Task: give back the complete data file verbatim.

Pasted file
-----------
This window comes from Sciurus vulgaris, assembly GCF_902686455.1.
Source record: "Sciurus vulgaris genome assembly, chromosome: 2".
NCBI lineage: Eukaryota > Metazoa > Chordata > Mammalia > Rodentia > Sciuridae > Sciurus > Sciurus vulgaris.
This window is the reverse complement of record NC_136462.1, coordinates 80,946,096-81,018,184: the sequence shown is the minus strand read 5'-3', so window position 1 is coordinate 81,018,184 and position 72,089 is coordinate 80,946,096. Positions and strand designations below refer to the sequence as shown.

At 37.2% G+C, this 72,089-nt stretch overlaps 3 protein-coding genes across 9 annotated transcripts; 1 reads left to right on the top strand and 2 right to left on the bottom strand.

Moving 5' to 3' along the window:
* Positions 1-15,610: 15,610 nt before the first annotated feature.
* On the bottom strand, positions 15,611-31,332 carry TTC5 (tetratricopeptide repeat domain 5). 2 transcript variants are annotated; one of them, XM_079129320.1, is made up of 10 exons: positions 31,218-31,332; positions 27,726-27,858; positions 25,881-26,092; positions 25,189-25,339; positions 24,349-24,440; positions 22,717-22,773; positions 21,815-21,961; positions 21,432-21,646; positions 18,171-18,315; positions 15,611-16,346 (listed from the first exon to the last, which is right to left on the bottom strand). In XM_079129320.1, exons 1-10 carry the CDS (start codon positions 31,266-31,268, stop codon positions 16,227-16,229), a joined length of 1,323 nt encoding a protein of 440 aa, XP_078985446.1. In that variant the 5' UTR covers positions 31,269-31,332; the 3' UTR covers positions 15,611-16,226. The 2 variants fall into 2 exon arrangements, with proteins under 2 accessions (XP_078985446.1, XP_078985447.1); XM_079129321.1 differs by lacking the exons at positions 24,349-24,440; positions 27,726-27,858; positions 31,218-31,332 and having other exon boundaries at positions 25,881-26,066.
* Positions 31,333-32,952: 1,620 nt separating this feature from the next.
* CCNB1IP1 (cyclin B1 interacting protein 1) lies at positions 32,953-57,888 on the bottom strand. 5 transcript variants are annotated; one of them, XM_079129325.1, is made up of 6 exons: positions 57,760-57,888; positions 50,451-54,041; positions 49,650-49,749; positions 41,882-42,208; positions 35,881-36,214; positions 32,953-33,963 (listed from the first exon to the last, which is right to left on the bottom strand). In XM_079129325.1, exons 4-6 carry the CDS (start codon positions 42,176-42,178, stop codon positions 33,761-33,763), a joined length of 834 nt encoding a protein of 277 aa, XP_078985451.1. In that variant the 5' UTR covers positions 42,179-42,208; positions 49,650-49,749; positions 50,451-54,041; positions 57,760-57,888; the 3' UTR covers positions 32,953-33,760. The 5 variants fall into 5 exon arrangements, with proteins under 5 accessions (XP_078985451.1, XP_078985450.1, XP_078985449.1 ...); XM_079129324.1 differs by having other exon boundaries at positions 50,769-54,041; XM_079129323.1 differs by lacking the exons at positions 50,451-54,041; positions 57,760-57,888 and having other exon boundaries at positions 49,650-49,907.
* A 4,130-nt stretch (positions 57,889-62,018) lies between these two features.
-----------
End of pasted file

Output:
This window comes from Sciurus vulgaris, assembly GCF_902686455.1.
Source record: "Sciurus vulgaris genome assembly, chromosome: 2".
NCBI lineage: Eukaryota > Metazoa > Chordata > Mammalia > Rodentia > Sciuridae > Sciurus > Sciurus vulgaris.
This window is the reverse complement of record NC_136462.1, coordinates 80,946,096-81,018,184: the sequence shown is the minus strand read 5'-3', so window position 1 is coordinate 81,018,184 and position 72,089 is coordinate 80,946,096. Positions and strand designations below refer to the sequence as shown.

At 37.2% G+C, this 72,089-nt stretch overlaps 3 protein-coding genes across 9 annotated transcripts; 1 reads left to right on the top strand and 2 right to left on the bottom strand.

Moving 5' to 3' along the window:
* Positions 1-15,610: 15,610 nt before the first annotated feature.
* On the bottom strand, positions 15,611-31,332 carry TTC5 (tetratricopeptide repeat domain 5). 2 transcript variants are annotated; one of them, XM_079129320.1, is made up of 10 exons: positions 31,218-31,332; positions 27,726-27,858; positions 25,881-26,092; positions 25,189-25,339; positions 24,349-24,440; positions 22,717-22,773; positions 21,815-21,961; positions 21,432-21,646; positions 18,171-18,315; positions 15,611-16,346 (listed from the first exon to the last, which is right to left on the bottom strand). In XM_079129320.1, exons 1-10 carry the CDS (start codon positions 31,266-31,268, stop codon positions 16,227-16,229), a joined length of 1,323 nt encoding a protein of 440 aa, XP_078985446.1. In that variant the 5' UTR covers positions 31,269-31,332; the 3' UTR covers positions 15,611-16,226. The 2 variants fall into 2 exon arrangements, with proteins under 2 accessions (XP_078985446.1, XP_078985447.1); XM_079129321.1 differs by lacking the exons at positions 24,349-24,440; positions 27,726-27,858; positions 31,218-31,332 and having other exon boundaries at positions 25,881-26,066.
* Positions 31,333-32,952: 1,620 nt separating this feature from the next.
* CCNB1IP1 (cyclin B1 interacting protein 1) lies at positions 32,953-57,888 on the bottom strand. 5 transcript variants are annotated; one of them, XM_079129325.1, is made up of 6 exons: positions 57,760-57,888; positions 50,451-54,041; positions 49,650-49,749; positions 41,882-42,208; positions 35,881-36,214; positions 32,953-33,963 (listed from the first exon to the last, which is right to left on the bottom strand). In XM_079129325.1, exons 4-6 carry the CDS (start codon positions 42,176-42,178, stop codon positions 33,761-33,763), a joined length of 834 nt encoding a protein of 277 aa, XP_078985451.1. In that variant the 5' UTR covers positions 42,179-42,208; positions 49,650-49,749; positions 50,451-54,041; positions 57,760-57,888; the 3' UTR covers positions 32,953-33,760. The 5 variants fall into 5 exon arrangements, with proteins under 5 accessions (XP_078985451.1, XP_078985450.1, XP_078985449.1 ...); XM_079129324.1 differs by having other exon boundaries at positions 50,769-54,041; XM_079129323.1 differs by lacking the exons at positions 50,451-54,041; positions 57,760-57,888 and having other exon boundaries at positions 49,650-49,907.
* A 4,130-nt stretch (positions 57,889-62,018) lies between these two features.